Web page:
Beth always says it’s a good thing she didn’t have children given the inordinate amount of attention she showers on mere animals. My idea is that the animals are often more worthy of care, but that is another matter.
So when the SUV she calls Big Red was in the middle of tipping over on a steep hill last week, her first thought was not for her own health and safety, but for her dogs, which were on the way to the groomer’s.
The bouvier de Flanders named Opie, as has been documented in past columns, has a soulful howl/moan (Opie’s Opera, they call it at the vet’s) that can get a bit other-worldly when the animal is distressed. This time he really had something to moan about, although when I arrived on the scene of the accident he had extracted himself (and so had Beth, thanks to the Butler family) and was not looking particularly aggrieved.
Living in a small community has its advantages. The first emergency responder to the scene happened to be David Truax, who, with his brother Allen, built our house. After the medics had checked out Beth, David not only took her home, but — I am not kidding — fixed a loose cabinet door while he was there.
And since Jimmy and his rollback at Roy’s garage is basically on speed dial, considering our recent adventures with Big Red, he all but beat the fire trucks to the scene.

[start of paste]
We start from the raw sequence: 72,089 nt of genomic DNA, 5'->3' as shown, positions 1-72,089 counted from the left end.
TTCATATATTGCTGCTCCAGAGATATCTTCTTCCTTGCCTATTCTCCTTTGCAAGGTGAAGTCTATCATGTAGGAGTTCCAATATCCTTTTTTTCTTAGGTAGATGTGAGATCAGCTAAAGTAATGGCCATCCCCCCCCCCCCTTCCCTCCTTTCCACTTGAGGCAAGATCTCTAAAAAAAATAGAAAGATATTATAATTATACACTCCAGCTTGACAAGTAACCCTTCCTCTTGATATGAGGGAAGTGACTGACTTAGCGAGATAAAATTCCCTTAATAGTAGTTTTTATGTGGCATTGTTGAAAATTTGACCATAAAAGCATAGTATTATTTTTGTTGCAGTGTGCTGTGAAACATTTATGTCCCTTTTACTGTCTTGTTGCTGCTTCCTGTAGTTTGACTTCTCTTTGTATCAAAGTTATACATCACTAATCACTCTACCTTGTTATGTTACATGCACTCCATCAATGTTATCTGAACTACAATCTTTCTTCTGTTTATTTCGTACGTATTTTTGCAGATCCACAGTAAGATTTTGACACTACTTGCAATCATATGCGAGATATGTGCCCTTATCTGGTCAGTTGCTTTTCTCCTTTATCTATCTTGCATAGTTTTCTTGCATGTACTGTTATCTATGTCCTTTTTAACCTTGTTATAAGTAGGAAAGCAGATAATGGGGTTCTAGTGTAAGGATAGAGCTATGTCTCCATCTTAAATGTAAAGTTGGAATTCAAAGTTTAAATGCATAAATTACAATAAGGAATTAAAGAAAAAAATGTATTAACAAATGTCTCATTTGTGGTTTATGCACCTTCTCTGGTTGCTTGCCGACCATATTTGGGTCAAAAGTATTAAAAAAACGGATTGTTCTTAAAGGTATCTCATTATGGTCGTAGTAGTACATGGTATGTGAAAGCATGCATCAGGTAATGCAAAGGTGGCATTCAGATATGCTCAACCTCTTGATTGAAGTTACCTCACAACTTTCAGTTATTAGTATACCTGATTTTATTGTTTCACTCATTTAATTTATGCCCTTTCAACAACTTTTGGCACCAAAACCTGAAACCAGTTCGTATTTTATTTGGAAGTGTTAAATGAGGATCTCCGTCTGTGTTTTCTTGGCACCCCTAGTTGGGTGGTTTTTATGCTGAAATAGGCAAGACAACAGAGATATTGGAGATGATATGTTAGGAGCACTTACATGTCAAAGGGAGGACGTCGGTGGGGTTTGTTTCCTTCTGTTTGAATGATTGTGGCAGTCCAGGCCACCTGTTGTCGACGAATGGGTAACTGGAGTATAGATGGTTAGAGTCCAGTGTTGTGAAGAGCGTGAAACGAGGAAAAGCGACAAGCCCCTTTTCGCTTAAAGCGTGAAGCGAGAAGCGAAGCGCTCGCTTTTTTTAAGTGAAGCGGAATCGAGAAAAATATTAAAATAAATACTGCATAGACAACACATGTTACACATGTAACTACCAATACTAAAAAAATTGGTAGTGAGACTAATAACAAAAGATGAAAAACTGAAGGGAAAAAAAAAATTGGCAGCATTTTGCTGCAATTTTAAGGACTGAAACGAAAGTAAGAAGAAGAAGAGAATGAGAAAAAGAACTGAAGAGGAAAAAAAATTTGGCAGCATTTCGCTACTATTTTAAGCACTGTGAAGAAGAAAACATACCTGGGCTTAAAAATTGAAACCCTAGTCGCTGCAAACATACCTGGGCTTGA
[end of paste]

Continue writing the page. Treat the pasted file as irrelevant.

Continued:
Prior to this, however, it had become apparent that Opie had gotten the worst of it, with a significant gash on his ankle, veins and tendons all kind of jumbled messily together like farm-policy legislation.
Out here, the state and county police know what’s important too. As I offered to help Beth with the accident report, they said no, don’t worry about the paperwork, attend to your dog.
The medics bound up his leg as best they could, and I was off to see Dr. Tara Cumley at Funkstown Animal Hospital. I had not quite reached Hancock when — call me a keen medical genius if you must — I deduced that Opie needed help faster than interstate travel would allow, based on the three inches of accumulated blood in the back seat.
People might not think they make much difference in this world, but the smallest kindness can have amazing results. I called Dogs R Us, the groomer, where Stephanie Hanna gave me the number of the Berkeley Springs Animal Hospital, which I called and, being almost to Hancock they quickly directed me to Dr. Dan Murphy, whom I found with the help of the kind women at Sheetz and the receptionists in Dr. Matt Hahn’s medical practice.
Dr. Murphy rapidly tied off a vein, allowing me to get to Funkstown, where basically the entire staff stayed until 9 p.m. stitching him up.
Perhaps I should have mentioned earlier that I had the bulldog named Hannah with me through all this, which, it can only be said, made things look infinitely more interesting. She was not happy that Opie was getting all the attention. She would make a good human, in that respect. So tending to the Needy One at the same time I was trying to keep Opie calm took a lot of hands, even though Opie was pretty oblivious to his injury and was more concerned with the health and whereabouts of his mom.
Beth arrived at the vets, of course, against all kinds of instructions to stay put and rest. After Opie was repaired by Tara, she took Opie in to the Mountain View Animal Emergency, where Dr. Heidi Mostoller and the techs monitored and medicated Opie through the night — amused, no doubt, by his signature canine falsetto.
It sounds as if he’ll be fine, but only thanks to the actions of about 30 fast-thinking and immeasurably kind people.
Tim Rowland is a Herald-Mail columnist. He can be reached at 301-733-5131, ext. 6997, or via email at email@example.com.
Small-town people have big hearts
Tim Rowland (November 30, 2010)